How badly do you want to be skinny? Is it worth soiling your underwear? Those questions will likely confront users of the new Alli, the...
How badly do you want to be skinny? Is it worth soiling your underwear?
Those questions will likely confront users of the new Alli, the first over-the-counter diet drug approved by the U.S. Food and Drug Administration.
Alli (pronounced al-EYE) went on sale for the first time about a week ago — a stronger prescription form, Xenical, has been available since 1999 — and its promotional material alone makes for strong medicine: The drug, which helps people lose small amounts of weight, can cause oily discharges, uncontrolled bowel movements, and gas if you eat too much fat.
Its marketing effort makes an impression by telling users to wear dark pants and carry extra clothes in case they soil themselves.
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“Well, that sounds attractive, doesn’t it?” Jay Leno cracked Monday on “The Tonight Show.” “You lost a couple of pounds, and you’re on a date with that special girl. ‘Excuse me while I change my pants.’ “
NBC’s Conan O’Brien also spoke up to pooh-pooh Alli, suggesting that “the drug comes in three forms: pills, capsules and chimichangas.”
Even the serious Boston-based Prescription Access Litigation Project, which often sues drug companies, got gleeful. It gave the drug’s maker, GlaxoSmithKline its “With Allies Like This, Who Needs Enemas?” Award for Irresponsibly Selling a Formerly Prescription-Only Weight Loss Drug Over-the-Counter.
The drug’s backers say that the embarrassment is exaggerated and that the effects can be managed by a low-fat diet.
Half of all users had “fecal urgency” or related effects in clinical trials, and just 5 percent quit for those reasons, said Vidhu Bansal, director of medical affairs for GlaxoSmithKline’s consumer health division.
“They actually served as a positive feedback tool,” she said. “It reminded them that they cheated on their diet.”
GlaxoSmithKline executives are pitching Alli as part of a lifestyle change, which includes a commitment to eat better and exercise more. Users can log in their progress on the drug’s Web site — www.myalli.com — and interact with other customers or ask questions of a pharmacist, a nutritionist, a chef, and a fitness specialist.
Bill Trombetta, professor of pharmaceutical marketing at St. Joseph’s University in Philadelphia, said the comedians’ attention has an initial upside. “They got your attention. This is on everyone’s lips,” he said. “You can’t buy this kind of publicity.”
But will the exposure move people to try it?
Maybe at first, said Kelly Brownell, who directs the Yale Center for Eating and Weight Disorders. But he predicts “sales will tail off fairly quickly.”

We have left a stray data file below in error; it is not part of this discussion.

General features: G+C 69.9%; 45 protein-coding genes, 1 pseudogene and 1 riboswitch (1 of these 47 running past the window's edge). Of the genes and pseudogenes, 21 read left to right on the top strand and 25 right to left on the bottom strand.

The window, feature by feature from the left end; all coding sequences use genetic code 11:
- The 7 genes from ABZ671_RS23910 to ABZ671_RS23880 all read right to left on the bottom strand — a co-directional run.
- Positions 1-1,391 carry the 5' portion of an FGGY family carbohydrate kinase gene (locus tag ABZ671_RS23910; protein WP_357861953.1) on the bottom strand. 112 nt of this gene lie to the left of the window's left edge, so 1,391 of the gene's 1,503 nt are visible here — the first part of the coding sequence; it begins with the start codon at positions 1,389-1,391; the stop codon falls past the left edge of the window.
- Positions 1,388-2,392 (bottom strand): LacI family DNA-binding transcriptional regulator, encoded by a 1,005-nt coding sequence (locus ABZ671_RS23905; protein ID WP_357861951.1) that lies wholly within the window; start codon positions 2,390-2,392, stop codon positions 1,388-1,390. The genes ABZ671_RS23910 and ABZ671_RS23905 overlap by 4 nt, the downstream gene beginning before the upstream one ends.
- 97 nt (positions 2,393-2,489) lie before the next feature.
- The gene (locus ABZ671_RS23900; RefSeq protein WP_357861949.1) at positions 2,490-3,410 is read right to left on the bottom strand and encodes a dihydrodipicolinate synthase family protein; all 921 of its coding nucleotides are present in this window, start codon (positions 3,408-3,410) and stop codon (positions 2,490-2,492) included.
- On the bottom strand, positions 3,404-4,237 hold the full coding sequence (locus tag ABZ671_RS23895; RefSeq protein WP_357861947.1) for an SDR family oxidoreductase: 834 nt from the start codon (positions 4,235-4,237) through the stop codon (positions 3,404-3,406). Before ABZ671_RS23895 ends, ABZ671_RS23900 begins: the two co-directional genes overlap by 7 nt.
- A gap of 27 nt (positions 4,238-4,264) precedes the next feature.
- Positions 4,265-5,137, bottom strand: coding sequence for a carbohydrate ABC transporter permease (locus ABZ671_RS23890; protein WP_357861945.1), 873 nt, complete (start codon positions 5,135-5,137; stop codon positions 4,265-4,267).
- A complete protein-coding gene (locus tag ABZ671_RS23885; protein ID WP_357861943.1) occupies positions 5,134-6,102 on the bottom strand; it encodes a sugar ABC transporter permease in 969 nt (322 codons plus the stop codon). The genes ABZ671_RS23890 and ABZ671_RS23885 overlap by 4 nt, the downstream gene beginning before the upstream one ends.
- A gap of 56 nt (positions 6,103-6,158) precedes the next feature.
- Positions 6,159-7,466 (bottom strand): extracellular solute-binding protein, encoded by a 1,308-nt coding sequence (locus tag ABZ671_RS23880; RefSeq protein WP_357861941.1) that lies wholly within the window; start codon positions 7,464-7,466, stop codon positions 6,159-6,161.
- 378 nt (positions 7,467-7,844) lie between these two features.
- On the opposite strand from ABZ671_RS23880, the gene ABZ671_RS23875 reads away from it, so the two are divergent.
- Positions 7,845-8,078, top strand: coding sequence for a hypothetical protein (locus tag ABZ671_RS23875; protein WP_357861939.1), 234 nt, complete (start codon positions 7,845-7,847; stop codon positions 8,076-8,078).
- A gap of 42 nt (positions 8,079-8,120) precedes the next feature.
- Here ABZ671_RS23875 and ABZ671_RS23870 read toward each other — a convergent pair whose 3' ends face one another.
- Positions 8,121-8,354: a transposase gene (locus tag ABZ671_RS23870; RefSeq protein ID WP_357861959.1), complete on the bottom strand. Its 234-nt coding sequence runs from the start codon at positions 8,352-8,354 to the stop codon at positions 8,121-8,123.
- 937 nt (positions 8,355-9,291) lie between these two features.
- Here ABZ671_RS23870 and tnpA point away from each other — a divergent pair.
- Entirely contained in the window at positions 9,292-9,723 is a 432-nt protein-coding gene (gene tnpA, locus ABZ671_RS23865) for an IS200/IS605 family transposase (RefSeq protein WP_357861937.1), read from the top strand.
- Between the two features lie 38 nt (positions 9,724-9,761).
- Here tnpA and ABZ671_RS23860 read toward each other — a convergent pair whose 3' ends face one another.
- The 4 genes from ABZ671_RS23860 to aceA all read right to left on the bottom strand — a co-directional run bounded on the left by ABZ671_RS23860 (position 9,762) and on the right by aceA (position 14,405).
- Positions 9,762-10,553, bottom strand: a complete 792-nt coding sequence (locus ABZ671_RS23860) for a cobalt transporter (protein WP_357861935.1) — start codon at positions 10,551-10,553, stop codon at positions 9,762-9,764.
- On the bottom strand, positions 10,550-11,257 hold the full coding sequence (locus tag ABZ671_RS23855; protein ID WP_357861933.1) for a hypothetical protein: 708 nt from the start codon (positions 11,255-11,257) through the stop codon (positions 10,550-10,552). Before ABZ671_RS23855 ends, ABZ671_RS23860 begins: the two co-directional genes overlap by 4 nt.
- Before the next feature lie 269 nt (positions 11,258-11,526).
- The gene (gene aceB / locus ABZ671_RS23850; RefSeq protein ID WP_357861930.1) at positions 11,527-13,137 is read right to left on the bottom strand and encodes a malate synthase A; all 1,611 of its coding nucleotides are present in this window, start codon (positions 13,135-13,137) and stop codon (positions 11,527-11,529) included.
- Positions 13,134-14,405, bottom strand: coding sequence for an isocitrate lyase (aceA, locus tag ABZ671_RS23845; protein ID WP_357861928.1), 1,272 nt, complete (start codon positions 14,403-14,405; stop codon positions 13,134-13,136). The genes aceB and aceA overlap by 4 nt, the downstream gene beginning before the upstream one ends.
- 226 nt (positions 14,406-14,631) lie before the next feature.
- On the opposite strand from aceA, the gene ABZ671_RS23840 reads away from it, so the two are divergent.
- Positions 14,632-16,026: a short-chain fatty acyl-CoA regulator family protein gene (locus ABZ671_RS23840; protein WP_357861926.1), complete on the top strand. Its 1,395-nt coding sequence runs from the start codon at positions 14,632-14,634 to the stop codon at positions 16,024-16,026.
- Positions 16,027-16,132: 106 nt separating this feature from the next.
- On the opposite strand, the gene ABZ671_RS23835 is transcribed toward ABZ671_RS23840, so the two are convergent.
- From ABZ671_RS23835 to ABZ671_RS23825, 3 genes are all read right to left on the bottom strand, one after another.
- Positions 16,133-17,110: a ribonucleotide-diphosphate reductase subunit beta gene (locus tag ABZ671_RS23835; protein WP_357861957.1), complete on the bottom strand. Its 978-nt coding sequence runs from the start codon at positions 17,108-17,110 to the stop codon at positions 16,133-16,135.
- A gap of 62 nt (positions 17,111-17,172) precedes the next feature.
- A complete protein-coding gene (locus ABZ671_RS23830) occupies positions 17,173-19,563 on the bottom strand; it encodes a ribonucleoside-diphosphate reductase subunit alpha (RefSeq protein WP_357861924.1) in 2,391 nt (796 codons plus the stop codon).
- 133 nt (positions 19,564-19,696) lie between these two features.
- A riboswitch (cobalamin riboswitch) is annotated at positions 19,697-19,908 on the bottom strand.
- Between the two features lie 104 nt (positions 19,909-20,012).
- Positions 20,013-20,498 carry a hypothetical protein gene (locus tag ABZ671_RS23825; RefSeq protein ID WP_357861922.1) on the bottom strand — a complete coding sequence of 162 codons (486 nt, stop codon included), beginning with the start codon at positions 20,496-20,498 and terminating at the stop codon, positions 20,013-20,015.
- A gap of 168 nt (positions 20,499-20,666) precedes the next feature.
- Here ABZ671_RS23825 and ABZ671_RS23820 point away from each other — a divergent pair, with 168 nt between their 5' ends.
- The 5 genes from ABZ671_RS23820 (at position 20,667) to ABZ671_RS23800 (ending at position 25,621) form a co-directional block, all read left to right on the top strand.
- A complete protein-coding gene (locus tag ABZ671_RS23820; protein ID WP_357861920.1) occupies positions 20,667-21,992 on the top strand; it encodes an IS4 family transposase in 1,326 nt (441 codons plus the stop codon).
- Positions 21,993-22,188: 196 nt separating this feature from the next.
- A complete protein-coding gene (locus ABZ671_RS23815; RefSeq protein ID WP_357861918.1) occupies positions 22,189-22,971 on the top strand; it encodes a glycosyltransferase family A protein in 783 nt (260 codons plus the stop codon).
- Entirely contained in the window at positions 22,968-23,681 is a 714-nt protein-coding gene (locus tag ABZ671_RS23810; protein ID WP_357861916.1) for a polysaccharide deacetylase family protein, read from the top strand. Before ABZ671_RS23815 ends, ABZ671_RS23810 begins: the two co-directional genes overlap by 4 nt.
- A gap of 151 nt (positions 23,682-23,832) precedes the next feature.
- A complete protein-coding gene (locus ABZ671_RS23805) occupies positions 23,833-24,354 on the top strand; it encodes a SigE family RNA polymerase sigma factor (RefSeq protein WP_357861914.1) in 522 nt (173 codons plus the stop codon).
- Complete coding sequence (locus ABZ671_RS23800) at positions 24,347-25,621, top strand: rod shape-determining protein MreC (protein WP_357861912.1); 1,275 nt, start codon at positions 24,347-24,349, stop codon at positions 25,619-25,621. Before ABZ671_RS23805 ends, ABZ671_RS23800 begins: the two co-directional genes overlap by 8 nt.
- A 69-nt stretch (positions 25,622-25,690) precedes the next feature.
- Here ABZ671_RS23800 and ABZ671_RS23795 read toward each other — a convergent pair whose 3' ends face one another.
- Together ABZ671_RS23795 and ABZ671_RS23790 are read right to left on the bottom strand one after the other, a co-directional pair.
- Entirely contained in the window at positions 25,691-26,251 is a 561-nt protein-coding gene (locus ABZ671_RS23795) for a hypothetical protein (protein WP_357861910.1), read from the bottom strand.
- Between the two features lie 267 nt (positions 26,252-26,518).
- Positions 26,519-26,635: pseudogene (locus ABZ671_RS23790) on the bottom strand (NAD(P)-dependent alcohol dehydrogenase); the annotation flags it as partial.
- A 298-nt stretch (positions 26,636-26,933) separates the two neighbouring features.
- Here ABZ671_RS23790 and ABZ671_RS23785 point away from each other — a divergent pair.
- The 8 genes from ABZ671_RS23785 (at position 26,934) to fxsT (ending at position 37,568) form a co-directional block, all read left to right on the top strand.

“The people who will try it won’t lose much weight and won’t provide very good word-of-mouth,” he said.
“Both the benefits and the side effects are overstated,” Brownell added. “It’s not going to hurt many people, and it’s not going to help many people.”
Marion Nestle, a nutrition professor at New York University and a frequent critic of the food industry, noted that many users may replace fat calories by eating more carbohydrates. “A lot of Alli takers will do that and wonder why they aren’t losing weight,” she wrote in an e-mail.
Alli contains 60 milligrams of orlistat — half the amount found in prescription Xenical. The over-the-counter version is taken three times a day with meals and costs from $60 to $67 for a month’s supply. A year’s worth costs at least $720.
Despite the fact that obesity rates are surging, an effective drug remains elusive. “Eating is so fundamental for human existence that the body has multiple redundant systems,” said Gary D. Foster, who directs Temple University’s Center for Obesity Research and Education and was a consultant to GlaxoSmithKline for its Alli Web site. “So if you block one pathway, it’s evolutionarily smart to have a backup.”
Alli works by blocking the digestive enzyme Lipase, which aids in fat absorption. The firm estimates that Alli blocks about 25 percent of the fat that reaches the gut.
But too much fat can cause oily discharges. “You may recognize it as something that looks like the oil on top of a pizza,” an Alli brochure says cheerily.
That is what happened to Paula Miguel, 35, of Hopatcong, N.J. She was one of 400 people picked by the drug firm to receive a six-month supply of Alli for free.
She said it was hardest the first week to establish her routine to walk more and eat better.
She felt a strong urge to go after downing some greasy crab cakes at a friend’s house. “When I went to the bathroom, it was orangey, like an oil,” she said.
But, she said, that happened only once since she began April 18. Overall, she said, she has lost 23 pounds, falling to 170 pounds on her 5-foot-3 frame. “It’s not as bad as they say,” said Miguel. “I eat better … I’m more active. For me, it works fine.”
The company said users could expect to lose an average of 10 pounds in a year. But that’s high, independent experts say. The more potent prescription version helped participants lose an average of 6.3 pounds by the end of a year, according to researchers who analyzed 50 studies for a 2005 article in the Annals of Internal Medicine.
Paul Woolf, chairman of the department of medicine at Crozer-Chester Medical Center in Chester, Pa., was on the FDA advisory committee that in 2006 recommended that Alli be freed from prescription status.
He called Alli “a real niche product” that causes modest weight loss.
“No one is going to abuse it,” he said. “They’re going to be very unhappy if they do.”